François Legault has committed to this promise: to offer a 4-year kindergarten to everyone, everywhere in Quebec. However, the 2600 lessons needed are still not there. At the start of the school year, there will be 1,610. It will take another two years—or even longer—to reach the promised goal. Quebec increased teachers’ salaries at the start of their careers. He abolished school elections and turned school boards into service centers for schools – except in the Anglophone network, where it’s the status quo. Quebec has launched a school renovation project, but the maintenance deficit of the school buildings has increased over the years. He has increased spending on education by at least 3.5% per year. Quebec just passed the law to create a National Student Protector. It did not lay a floor for professional services in schools. Quebec had pledged to ‘significantly’ reduce the waiting list for childcare places. However, there are 50,000 children on this list, while in 2018 there were 42,000. The Legault government has failed to create all the new places it promised at the start of its mandate.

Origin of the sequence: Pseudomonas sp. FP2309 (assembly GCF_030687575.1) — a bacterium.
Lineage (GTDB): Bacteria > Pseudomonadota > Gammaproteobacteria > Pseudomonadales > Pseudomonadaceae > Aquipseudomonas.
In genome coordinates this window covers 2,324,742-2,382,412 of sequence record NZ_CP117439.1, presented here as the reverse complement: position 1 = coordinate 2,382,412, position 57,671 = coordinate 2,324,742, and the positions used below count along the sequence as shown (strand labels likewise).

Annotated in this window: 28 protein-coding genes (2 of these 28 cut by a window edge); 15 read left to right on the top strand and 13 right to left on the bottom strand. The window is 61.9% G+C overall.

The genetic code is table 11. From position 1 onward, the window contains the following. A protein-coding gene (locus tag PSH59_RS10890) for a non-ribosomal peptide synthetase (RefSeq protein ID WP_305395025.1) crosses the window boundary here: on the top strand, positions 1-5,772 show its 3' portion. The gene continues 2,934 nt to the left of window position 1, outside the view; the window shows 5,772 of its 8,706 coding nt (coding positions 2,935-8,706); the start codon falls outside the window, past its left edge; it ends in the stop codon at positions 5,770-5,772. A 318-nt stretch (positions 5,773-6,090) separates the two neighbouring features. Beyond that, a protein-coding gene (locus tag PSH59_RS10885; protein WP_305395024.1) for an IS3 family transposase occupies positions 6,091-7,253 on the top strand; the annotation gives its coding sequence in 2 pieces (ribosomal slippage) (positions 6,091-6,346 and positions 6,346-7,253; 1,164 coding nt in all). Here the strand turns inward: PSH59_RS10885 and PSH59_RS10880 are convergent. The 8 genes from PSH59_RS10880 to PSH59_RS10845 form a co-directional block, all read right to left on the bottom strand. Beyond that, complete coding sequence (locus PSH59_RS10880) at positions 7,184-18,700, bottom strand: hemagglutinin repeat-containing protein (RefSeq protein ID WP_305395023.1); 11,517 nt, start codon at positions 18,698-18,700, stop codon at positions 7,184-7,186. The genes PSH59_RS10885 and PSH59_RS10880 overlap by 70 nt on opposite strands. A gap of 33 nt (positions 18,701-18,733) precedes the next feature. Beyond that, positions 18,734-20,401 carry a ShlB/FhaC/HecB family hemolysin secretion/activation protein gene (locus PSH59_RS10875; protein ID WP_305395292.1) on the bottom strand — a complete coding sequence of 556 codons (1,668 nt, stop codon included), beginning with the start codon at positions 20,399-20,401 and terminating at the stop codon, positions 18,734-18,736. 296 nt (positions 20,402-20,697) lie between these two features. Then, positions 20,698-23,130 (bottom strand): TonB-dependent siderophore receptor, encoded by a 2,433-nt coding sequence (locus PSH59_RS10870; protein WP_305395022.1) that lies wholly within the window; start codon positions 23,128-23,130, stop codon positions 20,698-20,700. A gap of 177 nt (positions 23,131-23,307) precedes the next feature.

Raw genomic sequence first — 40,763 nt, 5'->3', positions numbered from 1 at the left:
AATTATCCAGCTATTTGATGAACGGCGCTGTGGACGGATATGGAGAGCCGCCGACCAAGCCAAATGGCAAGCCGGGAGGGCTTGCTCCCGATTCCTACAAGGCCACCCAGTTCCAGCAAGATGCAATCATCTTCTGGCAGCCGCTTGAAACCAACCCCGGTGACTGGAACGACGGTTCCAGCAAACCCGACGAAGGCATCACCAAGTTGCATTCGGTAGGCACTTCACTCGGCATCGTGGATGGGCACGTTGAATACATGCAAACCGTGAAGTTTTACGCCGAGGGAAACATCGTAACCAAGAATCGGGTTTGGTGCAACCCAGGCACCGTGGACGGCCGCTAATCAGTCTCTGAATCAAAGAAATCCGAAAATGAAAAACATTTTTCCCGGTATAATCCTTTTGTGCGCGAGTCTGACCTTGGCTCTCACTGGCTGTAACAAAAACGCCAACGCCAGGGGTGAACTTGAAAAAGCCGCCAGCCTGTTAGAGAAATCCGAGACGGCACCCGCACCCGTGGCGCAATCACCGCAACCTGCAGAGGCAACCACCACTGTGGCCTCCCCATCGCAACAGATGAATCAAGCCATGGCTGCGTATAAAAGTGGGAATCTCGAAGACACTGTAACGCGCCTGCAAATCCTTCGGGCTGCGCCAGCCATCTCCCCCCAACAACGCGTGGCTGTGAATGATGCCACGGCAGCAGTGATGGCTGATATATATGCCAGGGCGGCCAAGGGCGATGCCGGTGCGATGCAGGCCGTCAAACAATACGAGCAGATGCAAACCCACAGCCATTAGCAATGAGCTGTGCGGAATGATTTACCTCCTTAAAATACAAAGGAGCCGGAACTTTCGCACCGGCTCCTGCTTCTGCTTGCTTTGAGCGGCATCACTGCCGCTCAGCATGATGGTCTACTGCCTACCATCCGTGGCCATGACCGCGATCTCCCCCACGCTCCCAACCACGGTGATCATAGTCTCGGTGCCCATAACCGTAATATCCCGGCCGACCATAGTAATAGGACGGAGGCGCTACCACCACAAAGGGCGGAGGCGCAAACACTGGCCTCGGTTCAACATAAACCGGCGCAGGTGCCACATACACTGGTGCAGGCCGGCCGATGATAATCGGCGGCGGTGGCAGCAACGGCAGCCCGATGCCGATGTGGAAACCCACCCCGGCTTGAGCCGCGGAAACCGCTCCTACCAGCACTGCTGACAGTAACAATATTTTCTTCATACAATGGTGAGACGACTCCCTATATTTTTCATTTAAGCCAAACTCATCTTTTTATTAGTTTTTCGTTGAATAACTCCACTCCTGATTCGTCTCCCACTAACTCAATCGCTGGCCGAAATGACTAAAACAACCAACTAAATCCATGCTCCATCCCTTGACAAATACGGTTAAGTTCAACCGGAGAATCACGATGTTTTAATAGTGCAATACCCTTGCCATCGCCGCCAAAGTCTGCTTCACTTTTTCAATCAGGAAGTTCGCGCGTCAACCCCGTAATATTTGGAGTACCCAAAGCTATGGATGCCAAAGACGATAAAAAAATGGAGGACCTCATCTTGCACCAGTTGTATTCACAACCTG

Identity and Nationalism


Demonstration, in May 2019, against Bill 21 on secularism and the wearing of religious symbols